`Beautiful People' shows comely but unconvincing facade


August 07, 2005|By Hal Boedeker | Hal Boedeker,ORLANDO SENTINEL

The drama Beautiful People certainly delivers on its title. It presents marvelous moms, drop-dead daughters, stellar students and comely cads.

Most of the beautiful people - or "BPs" - attend a prestigious New York high school. Gideon, an endearing geek, explains the importance of the "BP" title. "It's just much easier to loathe something when it has a name," he says.

It would be easy to loathe Beautiful People, a family drama that debuts at 9 p.m. tomorrow on the ABC Family cable channel. This odd, unconvincing show is stuck uneasily somewhere between Gilmore Girls and Melrose Place.

Like Gilmore Girls, Beautiful People offers an ebullient young mother, Lynn Kerr (former Melrose star Daphne Zuniga), who often seems more immature than her offspring. The delightful Zuniga makes Beautiful People somewhat bearable.

Lynn has relocated from New Mexico to New York after her husband left her. Younger daughter Sophie (Sarah Foret), a sophomore, has a scholarship to the ritzy private school where the BPs congregate. Older daughter Karen (Torrey DeVitto), 18, hopes to graduate to big-league modeling.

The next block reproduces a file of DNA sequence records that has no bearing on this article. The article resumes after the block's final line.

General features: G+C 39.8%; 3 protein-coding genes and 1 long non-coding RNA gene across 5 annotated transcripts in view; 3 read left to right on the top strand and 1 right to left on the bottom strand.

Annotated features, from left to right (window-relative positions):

Beautiful People drops Sophie between two very different boys who understandably become infatuated with her. Awkward Gideon Lustig (Ricky Mabe) falters in expressing himself. Smooth Nicholas Fiske (Jackson Rathbone) slowly realizes he can open up to Sophie and becomes dissatisfied with his nasty and condescending girlfriend Paisley (Jordan Madley).

In the strange-coincidences department - especially for a city as large as New York - Nicholas is the son of big-time publisher Julian Fiske (James McCaffrey), who loved Sophie's mom, Lynn, years ago.

Julian, who is unhappily married, still adores Lynn.

Beautiful People ranges from daffy to dark. If the show were sweeter, it might make a good family drama. If the show were funnier, it could offer a charming variation on the timeless fantasy of living in New York.

If the show were more tart, it might turn into an addictive soap opera or a guilty pleasure.

As it stands now, Beautiful People is easy to resist.

The Orlando Sentinel is a Tribune Publishing newspaper.

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